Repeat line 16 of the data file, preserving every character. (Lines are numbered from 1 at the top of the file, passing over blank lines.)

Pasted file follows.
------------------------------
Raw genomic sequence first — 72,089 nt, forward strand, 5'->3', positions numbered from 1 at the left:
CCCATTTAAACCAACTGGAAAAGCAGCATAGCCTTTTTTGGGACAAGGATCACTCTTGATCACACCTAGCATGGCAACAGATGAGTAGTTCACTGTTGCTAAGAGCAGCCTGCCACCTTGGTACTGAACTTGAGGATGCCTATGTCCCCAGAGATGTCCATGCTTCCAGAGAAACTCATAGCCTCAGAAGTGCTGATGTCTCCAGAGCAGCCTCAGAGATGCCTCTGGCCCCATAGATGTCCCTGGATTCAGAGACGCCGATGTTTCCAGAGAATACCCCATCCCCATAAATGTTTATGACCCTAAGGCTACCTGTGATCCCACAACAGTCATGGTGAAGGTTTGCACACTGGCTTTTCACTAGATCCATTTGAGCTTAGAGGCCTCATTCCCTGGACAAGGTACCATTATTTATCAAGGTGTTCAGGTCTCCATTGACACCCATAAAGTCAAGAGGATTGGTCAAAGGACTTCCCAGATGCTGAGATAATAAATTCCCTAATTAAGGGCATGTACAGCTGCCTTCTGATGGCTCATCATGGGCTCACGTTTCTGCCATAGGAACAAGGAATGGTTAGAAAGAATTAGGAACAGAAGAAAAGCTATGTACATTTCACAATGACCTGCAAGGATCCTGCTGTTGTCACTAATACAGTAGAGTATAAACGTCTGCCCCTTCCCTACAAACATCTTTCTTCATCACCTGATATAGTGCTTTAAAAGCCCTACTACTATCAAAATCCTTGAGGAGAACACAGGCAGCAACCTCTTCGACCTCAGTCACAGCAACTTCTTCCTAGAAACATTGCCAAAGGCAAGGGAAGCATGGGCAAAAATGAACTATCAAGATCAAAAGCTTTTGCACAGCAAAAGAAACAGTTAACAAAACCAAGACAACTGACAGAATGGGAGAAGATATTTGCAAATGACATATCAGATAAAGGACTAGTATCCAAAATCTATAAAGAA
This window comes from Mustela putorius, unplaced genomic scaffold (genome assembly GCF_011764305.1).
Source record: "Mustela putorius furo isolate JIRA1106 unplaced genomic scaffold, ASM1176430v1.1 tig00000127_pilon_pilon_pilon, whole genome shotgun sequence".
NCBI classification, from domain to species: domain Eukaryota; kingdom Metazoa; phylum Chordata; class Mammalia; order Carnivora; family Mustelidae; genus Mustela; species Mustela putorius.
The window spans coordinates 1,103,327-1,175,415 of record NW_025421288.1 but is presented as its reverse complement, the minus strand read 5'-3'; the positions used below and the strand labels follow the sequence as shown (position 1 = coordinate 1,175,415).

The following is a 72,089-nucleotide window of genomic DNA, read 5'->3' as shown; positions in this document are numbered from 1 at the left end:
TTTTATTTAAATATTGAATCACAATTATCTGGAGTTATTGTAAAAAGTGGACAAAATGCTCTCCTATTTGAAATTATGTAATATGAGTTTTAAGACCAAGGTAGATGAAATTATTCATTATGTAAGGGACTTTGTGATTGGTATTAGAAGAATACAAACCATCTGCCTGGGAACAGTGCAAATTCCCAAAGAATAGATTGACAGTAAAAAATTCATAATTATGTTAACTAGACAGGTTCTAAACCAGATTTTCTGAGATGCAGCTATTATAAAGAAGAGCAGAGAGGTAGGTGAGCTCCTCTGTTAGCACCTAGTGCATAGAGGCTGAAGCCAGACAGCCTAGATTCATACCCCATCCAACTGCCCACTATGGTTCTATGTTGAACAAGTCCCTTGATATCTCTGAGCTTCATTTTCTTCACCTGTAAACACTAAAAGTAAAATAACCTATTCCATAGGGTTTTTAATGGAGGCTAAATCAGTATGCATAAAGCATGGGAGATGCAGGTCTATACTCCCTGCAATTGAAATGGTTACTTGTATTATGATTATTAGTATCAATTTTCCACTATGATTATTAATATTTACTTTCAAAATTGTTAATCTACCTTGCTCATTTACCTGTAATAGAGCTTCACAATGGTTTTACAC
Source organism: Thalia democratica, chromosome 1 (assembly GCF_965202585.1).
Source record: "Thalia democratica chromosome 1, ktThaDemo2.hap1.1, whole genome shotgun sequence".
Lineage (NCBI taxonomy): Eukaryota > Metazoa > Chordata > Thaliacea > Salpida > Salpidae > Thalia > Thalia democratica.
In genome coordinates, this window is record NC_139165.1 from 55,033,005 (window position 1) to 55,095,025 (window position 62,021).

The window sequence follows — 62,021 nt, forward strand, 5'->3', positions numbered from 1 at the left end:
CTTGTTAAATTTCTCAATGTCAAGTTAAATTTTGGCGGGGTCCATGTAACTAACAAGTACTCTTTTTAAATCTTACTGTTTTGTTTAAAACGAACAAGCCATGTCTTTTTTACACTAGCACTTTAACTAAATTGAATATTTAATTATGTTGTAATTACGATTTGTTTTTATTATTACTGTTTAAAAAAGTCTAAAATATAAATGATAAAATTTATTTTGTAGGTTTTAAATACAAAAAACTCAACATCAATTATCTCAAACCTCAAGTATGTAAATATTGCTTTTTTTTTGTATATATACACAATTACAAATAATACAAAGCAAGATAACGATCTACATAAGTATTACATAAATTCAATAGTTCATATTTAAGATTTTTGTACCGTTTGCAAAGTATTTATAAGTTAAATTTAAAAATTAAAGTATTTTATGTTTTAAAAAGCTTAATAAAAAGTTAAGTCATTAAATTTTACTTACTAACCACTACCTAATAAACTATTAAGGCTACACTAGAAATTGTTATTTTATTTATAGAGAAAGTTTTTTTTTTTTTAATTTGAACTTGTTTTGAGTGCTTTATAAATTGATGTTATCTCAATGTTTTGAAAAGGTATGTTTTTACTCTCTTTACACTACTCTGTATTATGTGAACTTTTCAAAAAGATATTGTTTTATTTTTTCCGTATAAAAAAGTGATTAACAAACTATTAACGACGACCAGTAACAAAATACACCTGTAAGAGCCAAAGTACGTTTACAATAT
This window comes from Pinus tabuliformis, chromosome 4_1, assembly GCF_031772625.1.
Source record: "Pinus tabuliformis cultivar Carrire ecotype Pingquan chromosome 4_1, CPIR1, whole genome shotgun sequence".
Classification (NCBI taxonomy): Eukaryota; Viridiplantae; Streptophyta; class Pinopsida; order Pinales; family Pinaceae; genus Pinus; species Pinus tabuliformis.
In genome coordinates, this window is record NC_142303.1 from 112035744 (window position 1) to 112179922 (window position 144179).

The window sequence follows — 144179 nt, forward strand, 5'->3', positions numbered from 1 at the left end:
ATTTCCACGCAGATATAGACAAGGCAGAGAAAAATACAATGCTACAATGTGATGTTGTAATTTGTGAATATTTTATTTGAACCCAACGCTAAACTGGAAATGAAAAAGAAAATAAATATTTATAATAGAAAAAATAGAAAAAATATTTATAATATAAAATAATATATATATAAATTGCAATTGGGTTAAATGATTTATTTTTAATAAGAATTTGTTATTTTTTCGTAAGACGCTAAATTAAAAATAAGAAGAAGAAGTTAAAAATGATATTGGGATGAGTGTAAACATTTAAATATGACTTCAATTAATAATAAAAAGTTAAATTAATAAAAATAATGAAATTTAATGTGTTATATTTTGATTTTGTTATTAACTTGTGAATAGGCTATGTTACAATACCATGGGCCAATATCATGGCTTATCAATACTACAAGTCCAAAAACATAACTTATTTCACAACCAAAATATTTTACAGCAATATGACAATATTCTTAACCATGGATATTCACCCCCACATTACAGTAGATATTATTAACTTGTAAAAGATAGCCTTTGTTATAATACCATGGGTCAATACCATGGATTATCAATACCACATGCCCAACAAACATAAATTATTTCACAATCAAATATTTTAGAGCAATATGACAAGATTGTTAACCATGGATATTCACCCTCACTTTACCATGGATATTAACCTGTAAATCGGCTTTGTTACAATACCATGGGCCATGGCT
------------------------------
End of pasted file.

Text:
Source record: "Pinus tabuliformis cultivar Carrire ecotype Pingquan chromosome 4_1, CPIR1, whole genome shotgun sequence".